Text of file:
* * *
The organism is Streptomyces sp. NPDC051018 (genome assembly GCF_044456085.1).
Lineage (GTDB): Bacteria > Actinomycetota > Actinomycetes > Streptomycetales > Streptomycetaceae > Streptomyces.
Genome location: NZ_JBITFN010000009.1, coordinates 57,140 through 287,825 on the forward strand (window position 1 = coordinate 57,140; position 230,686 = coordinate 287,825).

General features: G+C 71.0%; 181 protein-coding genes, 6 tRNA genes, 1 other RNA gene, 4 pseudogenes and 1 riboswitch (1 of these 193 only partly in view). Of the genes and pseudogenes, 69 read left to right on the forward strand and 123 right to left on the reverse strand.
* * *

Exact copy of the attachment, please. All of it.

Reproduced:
The organism is Streptomyces sp. NPDC051018 (genome assembly GCF_044456085.1).
Lineage (GTDB): Bacteria > Actinomycetota > Actinomycetes > Streptomycetales > Streptomycetaceae > Streptomyces.
Genome location: NZ_JBITFN010000009.1, coordinates 57,140 through 287,825 on the forward strand (window position 1 = coordinate 57,140; position 230,686 = coordinate 287,825).

General features: G+C 71.0%; 181 protein-coding genes, 6 tRNA genes, 1 other RNA gene, 4 pseudogenes and 1 riboswitch (1 of these 193 only partly in view). Of the genes and pseudogenes, 69 read left to right on the forward strand and 123 right to left on the reverse strand.